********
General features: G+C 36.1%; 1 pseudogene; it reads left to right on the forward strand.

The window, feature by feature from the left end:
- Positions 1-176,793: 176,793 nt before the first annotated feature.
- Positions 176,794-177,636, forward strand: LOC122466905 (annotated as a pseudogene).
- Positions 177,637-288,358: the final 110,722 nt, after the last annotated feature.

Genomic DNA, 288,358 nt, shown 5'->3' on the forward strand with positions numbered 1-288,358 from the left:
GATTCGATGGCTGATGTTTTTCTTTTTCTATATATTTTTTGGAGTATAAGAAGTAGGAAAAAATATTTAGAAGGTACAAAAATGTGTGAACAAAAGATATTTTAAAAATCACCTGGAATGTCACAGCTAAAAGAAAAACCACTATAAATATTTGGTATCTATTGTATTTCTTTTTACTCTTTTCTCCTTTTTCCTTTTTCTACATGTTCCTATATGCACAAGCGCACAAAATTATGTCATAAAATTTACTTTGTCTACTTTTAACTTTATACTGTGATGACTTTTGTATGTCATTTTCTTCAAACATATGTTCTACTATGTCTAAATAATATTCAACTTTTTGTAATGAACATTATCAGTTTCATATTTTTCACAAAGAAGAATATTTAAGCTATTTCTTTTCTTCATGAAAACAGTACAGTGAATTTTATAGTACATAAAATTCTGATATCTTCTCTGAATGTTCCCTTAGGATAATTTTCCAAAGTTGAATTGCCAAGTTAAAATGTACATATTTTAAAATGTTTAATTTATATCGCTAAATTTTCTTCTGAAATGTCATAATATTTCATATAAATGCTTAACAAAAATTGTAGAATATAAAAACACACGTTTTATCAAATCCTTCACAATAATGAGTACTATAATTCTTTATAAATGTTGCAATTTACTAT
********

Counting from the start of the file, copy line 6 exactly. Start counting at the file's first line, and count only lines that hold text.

Genomic DNA, 288,358 nt, shown 5'->3' on the forward strand with positions numbered 1-288,358 from the left: